Terrorism Forces Traffickers To Change Tactics

Terrorism Forces Traffickers To Change Tactics
Posted by FoM on November 21, 2001 at 07:55:18 PT
By Ken Guggenheim, The Associated Press
Source: Associated Press
The war on terrorists is forcing another American enemy to change tactics. Since Sept. 11, drug smugglers would rather drive than fly and are heading for the suburbs rather than New York City. Drug Enforcement Administration chief Asa Hutchinson said it appears smugglers are attempting to capitalize on America's preoccupation with terrorism, but it is too early to tell whether there will be a lasting uptick.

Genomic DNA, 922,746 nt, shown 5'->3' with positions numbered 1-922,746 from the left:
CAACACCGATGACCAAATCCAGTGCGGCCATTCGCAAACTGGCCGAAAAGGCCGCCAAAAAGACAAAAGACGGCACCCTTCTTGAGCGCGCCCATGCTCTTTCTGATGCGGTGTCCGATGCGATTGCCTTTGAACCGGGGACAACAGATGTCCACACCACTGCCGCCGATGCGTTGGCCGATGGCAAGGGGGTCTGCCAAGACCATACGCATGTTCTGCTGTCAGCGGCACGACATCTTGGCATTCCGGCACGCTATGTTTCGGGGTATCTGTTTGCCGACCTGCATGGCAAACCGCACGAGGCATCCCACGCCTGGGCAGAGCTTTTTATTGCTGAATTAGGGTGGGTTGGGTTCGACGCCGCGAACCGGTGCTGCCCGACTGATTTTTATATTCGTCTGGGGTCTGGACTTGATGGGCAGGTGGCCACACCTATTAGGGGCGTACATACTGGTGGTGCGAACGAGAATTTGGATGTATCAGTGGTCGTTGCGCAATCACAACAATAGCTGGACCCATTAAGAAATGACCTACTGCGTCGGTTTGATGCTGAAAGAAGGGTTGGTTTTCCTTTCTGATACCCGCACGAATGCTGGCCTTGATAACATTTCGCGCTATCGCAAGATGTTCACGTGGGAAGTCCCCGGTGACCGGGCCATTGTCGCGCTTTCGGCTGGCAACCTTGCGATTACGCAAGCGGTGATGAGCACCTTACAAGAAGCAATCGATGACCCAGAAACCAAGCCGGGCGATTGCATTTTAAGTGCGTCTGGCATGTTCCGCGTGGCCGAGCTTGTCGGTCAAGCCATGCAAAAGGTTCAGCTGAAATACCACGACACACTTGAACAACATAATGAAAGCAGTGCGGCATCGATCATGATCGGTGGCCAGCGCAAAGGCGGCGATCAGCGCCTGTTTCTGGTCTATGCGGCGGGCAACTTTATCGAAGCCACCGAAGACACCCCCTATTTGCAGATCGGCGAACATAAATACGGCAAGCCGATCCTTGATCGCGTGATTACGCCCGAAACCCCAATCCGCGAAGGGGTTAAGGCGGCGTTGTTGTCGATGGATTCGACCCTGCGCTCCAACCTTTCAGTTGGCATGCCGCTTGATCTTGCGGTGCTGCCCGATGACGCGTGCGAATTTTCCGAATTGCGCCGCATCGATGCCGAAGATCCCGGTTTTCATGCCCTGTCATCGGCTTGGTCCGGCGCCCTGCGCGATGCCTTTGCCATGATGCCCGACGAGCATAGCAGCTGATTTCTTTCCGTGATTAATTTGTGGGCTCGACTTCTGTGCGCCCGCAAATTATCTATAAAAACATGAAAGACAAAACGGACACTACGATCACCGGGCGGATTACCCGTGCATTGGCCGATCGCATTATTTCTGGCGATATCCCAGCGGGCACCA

In the month after the Sept. 11 attacks, the DEA saw a 25 percent increase in its trafficking investigations in the Caribbean over the same period in 2000. "My conclusion both from that fact and other information (is) they have seen it as a window of opportunity and they are testing us in that area," Hutchinson said in a recent interview. "The dust is still settling," Hutchinson said. "Everyone is making adjustments and we'll learn a little more as time goes along as to the final impact." There are a variety of factors at work. Security at border crossings and airports have been tightened since September, but drug patrols at sea are down markedly. Bob Brown, acting deputy director for supply at the White House drug policy office, said drug traffickers are reassessing their methods "and some of those assessments probably required new trafficking routes and methods." Traffickers who manage to get a load of drugs past the tougher border controls are now more likely to use cars instead of planes to transport it within the United States, Hutchinson said. That allows them to bypass stepped-up airport security. And with New York-bound traffic getting greater scrutiny since the World Trade Center was leveled, some traffickers apparently are keeping large loads out of New York City, sending them instead to suburbs in Connecticut, Hutchinson said. New York long has been the first destination for drug shipments entering the United States. Because of the terrorism fight, law enforcement and military personnel and equipment that had been used to spot international drug traffickers have been diverted to homeland defense and the campaign in Afghanistan. The Coast Guard has made some of the biggest adjustments. It is the main agency for maritime drug interdiction, its ships and planes patrolling 3.4 million square miles. But since Sept. 11, maritime drug patrols have been reduced by 75 percent and its planes have stopped drug missions altogether, said Cmdr Jim McPherson, a Coast Guard spokesman. The Coast Guard is focusing on protecting U.S. ports and performing other services closer to home. "We're basically guarding the goal line. We're not covering the field," McPherson said. To compensate for the scaled-back patrols, U.S. officials have requested and received help from ships from other nations. While traffickers may face less scrutiny on the high seas, they face tighter controls on the borders. In the first few weeks after the attacks, trafficking seemed to decrease along the Mexican border -- the main entry point for illegal drugs. Authorities said traffickers were wary of tighter U.S. security. Drug smuggling seemed to increase weeks later -- and seizures jumped as well, the U.S. Customs Service reported. They have since returned to about normal levels. For Customs, terrorism concerns meant more inspectors working long hours at borders and other ports of entry. The more searches they perform, the greater the likelihood of finding drugs and other smuggled items. "When we put out the net at our nations' border, if we catch terrorists, drug traffickers or other criminals, we'll take each and every one of them," Customs spokesman Dean Boyd said. The terrorism fight also could affect worldwide supplies of heroin, though not necessarily in the United States. Afghanistan has been the world's leading producer of opium, the raw material for heroin. But most of the heroin is destined for Europe and Asia and little reaches U.S. shores. Colombia and Mexico are the main sources of heroin sold in the United States. Complete Title: War on Terrorism Forces Traffickers, Police To Change Tactics On the Net: U.S. Coast Guard: U.S. Customs Service: Drug Enforcement Administration: Source: Associated PressAuthor: Ken Guggenheim, The Associated PressPublished: November 21, 2001Copyright: 2001 Associated PressRelated Articles:DEA Resources Are Stretched Thin Seizures Are Up At Border Crossings Borders Won't Stop Flow of Drugs
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